The political fight over the Export-Import Bank has been, to most people, the sort of inside baseball politics that they can’t really get emotionally invested in. Quite frankly, it’s hard to get most people to understand what the Export-Import bank even does, much less why it is being attacked by some conservatives in the House as an example of “crony capitalism.” Unfortunately for the Ex-Im bank, they have helpfully given their opponents a huge shell to shoot them with.
For those who don’t know, the Ex-Im bank is a program that is intended to finance American investments overseas. The specific criticism of the bank is that it acts as crony capitalist clearing house that helps to pick winners and losers in the market by approving cheap loans to politically well connected companies and denying them to others. The Bank’s opponents have attacked the bank by pointing out the disparate treatments that apparently similar companies have gotten from the bank when they applied for loans.
Instead of responding to these criticisms by increasing their transparency, the Ex-Im Bank has responded by… instead essentially removing all the public information about whose applications it accepts and rejects:
Critics of the Export-Import Bank are seething over the removal from a government Web site of previously public data earlier they say helps them detect cronyism.
Between January 29 and February 13, officials at the bank removed disclosures listing businesses that applied for financing at the bank but were denied, a source at the bank told The Hill.
“During a regular quarterly review, it was decided to reformat the way data is presented,” the source said. Under the changes, bank officials are no longer disclosing denied applicants.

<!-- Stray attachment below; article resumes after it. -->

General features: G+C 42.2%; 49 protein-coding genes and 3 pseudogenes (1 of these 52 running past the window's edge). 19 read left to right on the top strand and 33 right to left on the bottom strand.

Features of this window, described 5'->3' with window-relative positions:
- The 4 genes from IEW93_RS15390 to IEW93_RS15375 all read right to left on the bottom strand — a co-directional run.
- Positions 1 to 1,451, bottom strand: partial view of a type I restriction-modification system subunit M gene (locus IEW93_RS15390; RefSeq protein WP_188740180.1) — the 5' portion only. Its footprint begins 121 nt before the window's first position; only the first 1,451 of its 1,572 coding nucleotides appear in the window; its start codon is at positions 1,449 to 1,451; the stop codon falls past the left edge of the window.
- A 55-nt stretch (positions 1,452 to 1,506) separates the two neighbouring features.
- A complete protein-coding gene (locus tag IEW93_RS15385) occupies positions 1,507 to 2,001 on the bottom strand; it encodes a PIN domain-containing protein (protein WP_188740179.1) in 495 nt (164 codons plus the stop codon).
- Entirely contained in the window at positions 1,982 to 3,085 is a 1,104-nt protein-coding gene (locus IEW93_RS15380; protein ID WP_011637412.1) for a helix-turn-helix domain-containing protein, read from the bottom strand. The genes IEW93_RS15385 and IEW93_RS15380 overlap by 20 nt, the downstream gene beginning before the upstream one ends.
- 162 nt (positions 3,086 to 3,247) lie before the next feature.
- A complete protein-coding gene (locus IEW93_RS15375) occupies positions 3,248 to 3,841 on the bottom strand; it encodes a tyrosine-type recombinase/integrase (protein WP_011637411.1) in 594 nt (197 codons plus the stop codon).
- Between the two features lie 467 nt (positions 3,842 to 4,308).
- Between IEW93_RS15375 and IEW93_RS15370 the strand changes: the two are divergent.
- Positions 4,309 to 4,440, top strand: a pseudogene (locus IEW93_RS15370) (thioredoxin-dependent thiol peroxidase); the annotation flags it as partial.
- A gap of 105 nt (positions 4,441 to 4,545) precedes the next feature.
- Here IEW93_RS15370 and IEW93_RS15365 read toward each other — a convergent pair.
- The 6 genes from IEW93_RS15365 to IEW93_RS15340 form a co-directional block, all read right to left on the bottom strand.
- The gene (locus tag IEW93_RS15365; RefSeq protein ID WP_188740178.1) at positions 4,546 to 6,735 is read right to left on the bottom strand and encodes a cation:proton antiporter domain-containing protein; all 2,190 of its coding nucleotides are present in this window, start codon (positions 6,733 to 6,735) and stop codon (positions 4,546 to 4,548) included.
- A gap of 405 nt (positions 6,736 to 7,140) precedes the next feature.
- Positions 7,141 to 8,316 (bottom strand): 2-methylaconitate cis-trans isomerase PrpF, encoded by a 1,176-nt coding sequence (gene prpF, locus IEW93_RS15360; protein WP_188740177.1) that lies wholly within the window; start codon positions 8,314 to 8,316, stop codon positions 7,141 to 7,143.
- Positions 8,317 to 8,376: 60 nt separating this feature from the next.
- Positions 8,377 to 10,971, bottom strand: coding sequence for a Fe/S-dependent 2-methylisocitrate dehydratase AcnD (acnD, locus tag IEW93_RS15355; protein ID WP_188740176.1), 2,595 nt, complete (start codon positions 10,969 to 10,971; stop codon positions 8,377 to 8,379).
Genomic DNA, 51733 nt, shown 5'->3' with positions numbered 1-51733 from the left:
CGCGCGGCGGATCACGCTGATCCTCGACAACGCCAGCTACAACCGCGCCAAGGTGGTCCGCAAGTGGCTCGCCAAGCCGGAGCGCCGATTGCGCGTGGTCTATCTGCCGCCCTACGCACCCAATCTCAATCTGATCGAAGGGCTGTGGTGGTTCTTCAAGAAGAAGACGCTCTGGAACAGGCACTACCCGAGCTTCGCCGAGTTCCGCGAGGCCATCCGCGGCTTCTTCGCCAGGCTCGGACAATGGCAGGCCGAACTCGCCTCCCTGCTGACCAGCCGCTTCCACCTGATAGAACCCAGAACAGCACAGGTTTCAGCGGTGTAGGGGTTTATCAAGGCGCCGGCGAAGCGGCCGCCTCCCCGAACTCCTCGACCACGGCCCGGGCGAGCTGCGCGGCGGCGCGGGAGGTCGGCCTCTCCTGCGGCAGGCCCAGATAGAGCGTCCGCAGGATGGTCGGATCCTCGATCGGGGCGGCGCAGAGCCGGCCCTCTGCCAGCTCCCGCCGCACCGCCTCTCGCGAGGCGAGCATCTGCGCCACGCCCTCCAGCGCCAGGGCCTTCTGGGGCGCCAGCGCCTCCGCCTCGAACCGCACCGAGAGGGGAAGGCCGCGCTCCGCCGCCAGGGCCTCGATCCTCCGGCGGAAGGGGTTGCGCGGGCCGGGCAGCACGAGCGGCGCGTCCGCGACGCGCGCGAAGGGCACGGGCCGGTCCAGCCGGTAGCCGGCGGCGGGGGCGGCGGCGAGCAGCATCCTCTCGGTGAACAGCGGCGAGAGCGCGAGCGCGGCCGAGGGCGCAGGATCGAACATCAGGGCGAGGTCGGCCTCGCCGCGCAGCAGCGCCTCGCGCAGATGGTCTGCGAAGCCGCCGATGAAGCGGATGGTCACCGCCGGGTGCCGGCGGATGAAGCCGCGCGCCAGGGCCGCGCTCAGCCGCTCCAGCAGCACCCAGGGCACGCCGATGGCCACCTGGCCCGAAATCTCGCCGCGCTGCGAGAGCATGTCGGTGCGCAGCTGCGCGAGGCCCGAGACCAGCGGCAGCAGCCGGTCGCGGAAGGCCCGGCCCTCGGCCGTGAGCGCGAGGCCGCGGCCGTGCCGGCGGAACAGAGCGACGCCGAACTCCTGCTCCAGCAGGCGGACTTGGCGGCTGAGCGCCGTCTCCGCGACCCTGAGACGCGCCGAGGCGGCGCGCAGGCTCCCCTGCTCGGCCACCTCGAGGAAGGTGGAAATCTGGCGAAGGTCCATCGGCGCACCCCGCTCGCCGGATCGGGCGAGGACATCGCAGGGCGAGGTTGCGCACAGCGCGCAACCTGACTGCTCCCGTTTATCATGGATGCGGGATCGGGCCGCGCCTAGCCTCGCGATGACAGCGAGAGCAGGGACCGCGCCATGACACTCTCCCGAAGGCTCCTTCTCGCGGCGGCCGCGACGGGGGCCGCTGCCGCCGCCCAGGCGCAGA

But critics of the Ex-Im, created to help U.S. companies finance overseas endeavors, say that information helps illuminate how the bank chooses which businesses to finance.
Here’s a tip for whoever is running PR for the Ex-Im Bank – if it makes you look bad when people are sifting through your data, the proper response is not to very publicly try to bury all your data from public view. That makes you look not only guilty as hell but also actively crooked, as opposed to merely coincidentally crooked.
Also, just by way of reminder, the Ex-Im Bank is one of the biggest financiers of the Obama Administration’s transparently cronyist green energy scam:
This week, the Obama administration praised the opening of a solar farm in California, which was constructed with the backing of a $1.5 billion loan guarantee from the Department of Energy.
But the project’s critics argue it “reeks of cronyism,” and they’re finding themselves in lockstep with opponents of the controversial Export-Import Bank, as the solar farm’s owners are also some of the bank’s biggest beneficiaries.
Earlier this week, The Daily Signal reported on the inauguration of the Desert Sunlight solar farm, which was built with the backing of a taxpayer-funded loan guarantee from the Department of Energy. Three firms—General Electric, NextEra Energy and Sumitomo Corporation—own the solar farm located in California’s Mojave Desert. First Solar, Inc., a Tempe, Ariz.-based firm, developed it.
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In addition to benefiting from the Department of Energy’s now-defunct 1705 loan program, two of the four firms involved also are significant beneficiaries of funding provided by the Export-Import Bank: General Electric and First Solar.
The Export-Import Bank provides taxpayer-backed loans and loan guarantees to foreign countries and companies for the purchase of U.S. goods. The bank’s charter is set to expire June 30, and lawmakers on Capitol Hill are beginning to wade into the debate over whether it’s life should be extended.
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According to public data, General Electric has benefited from more than $1.3 billion in taxpayer-backed loans and loan guarantees provided by Ex-Im since 2007. The company is often regarded as one of the biggest beneficiaries of Ex-Im funding, alongside Caterpillar and Boeing.
Similarly, First Solar has benefited from hundreds of millions of dollars in loans from the bank.
In 2011, bank officials authorized $573 million to support the company’s projects in India and Canada. Then, in 2012, Ex-Im provided two loans totaling $57.3 million to finance the export of solar panels to India. First Solar manufactured the panels.
The time has come to kill this monstrosity of a political slush fund. Unlike some other programs, Republicans in Congress don’t need to overcome a veto from Obama to kill this program – it will die on its own as of June 30th unless they cave to re-fund it. Given that the Ex-Im Bank is now actively involved in trying to play hide the ball until its charter is renewed, Republicans in Congress should at least refuse funding unless the Bank commits to greater – not less – transparency.